The author’s biographical information describes him as an “enigmatic wordsmith from the bustling streets of Glasgow” and a “rising star of the literary world”.

It continues: “With each stroke of his pen, Billy Coull crafts narratives that blur the lines between reality and fiction, leaving readers enthralled by the unpredictable twists and turns that lie ahead.”

A reviewer of one of the books was not convinced, describing it as “absolute nonsense” full of “gibberish sentences” which had “all the hallmarks of being written by AI”.

Coull author info

Image source, Amazon

Since the furore over the Wonka event, some of the actors employed by Mr Coull have told how they were offered £500 for working the weekend but are unsure if they will be paid the full amount.

Paul Connell, who played Willy McDuff, a character seemingly based on Wonka, told BBC Scotland News he was handed “15 pages of AI-generated gibberish” as a script but tried to make the best of it despite things turning “scary” as people became angry.

The narrative involved him battling an evil rival chocolate maker called “The Unknown” – a character absent from the traditional Wonka plotlines – who is trying to steal Willy’s “Anti-Graffiti Gobstopper”.

Images and videos of the event went viral and have been viewed hundreds of millions of times on social media, with the story being reported worldwide including by CNN , the New York Times and Rolling Stone.

Scottish actress Karen Gillan – who is more used to working with slightly higher production budgets than the Wonka event – posted on X that she would love to be cast in any future movie based on the story of the debacle.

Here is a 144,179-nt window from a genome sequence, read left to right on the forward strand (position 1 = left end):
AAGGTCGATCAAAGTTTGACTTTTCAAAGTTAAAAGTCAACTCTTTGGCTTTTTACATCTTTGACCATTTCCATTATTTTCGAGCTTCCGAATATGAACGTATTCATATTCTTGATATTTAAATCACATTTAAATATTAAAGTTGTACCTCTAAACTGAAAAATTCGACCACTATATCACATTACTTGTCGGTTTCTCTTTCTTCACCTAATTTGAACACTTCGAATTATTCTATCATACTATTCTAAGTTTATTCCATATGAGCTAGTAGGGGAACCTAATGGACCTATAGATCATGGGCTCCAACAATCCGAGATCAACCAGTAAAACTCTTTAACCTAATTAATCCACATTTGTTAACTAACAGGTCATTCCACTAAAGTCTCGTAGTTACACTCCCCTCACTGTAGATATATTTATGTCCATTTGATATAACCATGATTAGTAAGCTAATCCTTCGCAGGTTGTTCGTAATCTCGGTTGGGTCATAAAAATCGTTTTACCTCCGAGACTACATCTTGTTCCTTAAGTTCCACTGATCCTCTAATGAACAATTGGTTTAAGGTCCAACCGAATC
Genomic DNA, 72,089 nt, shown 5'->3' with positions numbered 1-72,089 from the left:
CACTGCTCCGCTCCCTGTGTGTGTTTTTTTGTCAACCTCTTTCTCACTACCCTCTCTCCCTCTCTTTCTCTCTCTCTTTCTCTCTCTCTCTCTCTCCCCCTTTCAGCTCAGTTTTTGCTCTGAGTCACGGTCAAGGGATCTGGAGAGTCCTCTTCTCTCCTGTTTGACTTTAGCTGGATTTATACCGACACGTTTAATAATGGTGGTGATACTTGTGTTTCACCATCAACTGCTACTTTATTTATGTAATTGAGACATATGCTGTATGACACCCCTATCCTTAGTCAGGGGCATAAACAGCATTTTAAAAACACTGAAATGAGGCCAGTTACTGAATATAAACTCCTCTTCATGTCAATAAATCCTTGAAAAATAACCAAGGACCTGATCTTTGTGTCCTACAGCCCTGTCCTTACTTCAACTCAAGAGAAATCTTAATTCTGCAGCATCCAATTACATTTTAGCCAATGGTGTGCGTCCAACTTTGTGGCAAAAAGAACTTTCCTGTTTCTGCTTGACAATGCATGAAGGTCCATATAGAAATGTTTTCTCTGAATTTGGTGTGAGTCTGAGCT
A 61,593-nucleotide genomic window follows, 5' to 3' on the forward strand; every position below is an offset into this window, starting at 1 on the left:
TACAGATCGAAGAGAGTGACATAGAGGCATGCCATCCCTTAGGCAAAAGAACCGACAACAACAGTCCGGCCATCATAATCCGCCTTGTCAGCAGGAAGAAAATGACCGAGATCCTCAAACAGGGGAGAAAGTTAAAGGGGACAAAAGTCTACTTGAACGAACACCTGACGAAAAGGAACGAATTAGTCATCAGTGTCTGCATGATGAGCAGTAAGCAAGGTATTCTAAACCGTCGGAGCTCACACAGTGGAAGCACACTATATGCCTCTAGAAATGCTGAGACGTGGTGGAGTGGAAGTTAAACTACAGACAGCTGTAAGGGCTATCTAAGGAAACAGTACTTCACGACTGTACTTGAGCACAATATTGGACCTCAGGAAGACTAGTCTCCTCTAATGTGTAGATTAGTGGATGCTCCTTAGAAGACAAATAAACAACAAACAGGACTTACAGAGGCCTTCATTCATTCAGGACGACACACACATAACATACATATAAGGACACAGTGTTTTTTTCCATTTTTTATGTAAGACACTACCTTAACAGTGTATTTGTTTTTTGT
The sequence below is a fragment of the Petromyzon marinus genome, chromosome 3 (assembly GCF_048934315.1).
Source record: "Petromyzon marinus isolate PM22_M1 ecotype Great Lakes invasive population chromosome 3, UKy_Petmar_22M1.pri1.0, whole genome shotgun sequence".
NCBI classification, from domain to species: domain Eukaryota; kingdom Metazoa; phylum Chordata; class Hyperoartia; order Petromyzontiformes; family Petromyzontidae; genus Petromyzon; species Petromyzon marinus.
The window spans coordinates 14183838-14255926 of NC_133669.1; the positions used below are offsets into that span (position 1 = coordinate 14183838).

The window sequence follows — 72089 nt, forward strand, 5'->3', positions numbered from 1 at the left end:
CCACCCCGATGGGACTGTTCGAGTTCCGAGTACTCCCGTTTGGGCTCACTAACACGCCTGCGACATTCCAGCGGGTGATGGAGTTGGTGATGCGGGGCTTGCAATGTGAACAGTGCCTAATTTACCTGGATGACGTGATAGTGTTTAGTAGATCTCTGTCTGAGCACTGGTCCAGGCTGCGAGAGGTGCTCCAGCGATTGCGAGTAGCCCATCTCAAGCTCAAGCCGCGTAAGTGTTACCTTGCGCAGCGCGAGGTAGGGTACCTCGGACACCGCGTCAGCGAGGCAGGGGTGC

One widely shared picture showed an Oompa Loompa staring at some chemistry equipment in the “Jellybean Room” like she was desperately hoping the ground would open up beneath her feet and end her nightmare.

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The actress was Kirsty Paterson, who later told one interviewer she had just run out of jellybeans – which she had previously been rationing to three per child – and the organisers were telling her to “abandon the script”.

Kirsty told BBC Scotland News she had no idea what she was getting into when she agreed to take the role, adding: “I thought they were going to have people working through the night to make it look better but that was not the case.

“I think all the parents who attended can vouch, we were lovely, we didn’t make the children cry, we really tried our best.”

Jenny Fogarty

Image source, Jenny Fogarty

She has been shocked by the reaction, which was so overwhelming that she had to leave her phone switched off for two days.

“I’ve got incredibly thick skin, and I’m always happy to make a joke of myself but I think it did get a bit too much for me when it was outwith my control,” she said.

“People were slagging off my looks and everything else”.

The use of AI, both in marketing imagery and writing, appears to be a recurring theme of Billy Coull’s recent business endeavours.

Ivana Bartoletti, from technology consultants Wipro, said the widespread availability of AI meant a potentially misleading marketing campaign could be generated with minimal effort.

“While Generative AI can give everyone the confidence and the joy to create wonderful images, there is a big lesson in this story for all marketing teams: these tools must be used responsibly,” she said.

Willy’s Chocolate Experience now has its very own Wikipedia entry.

The event itself left parents enraged and children in tears.

But the internet’s fascination with things excruciatingly awful gave it a profile not even Billy Coull could have imagined.

His AI-enhanced online promotion promised “captivating entertainment”. He may have unwittingly delivered just that to a worldwide audience of millions.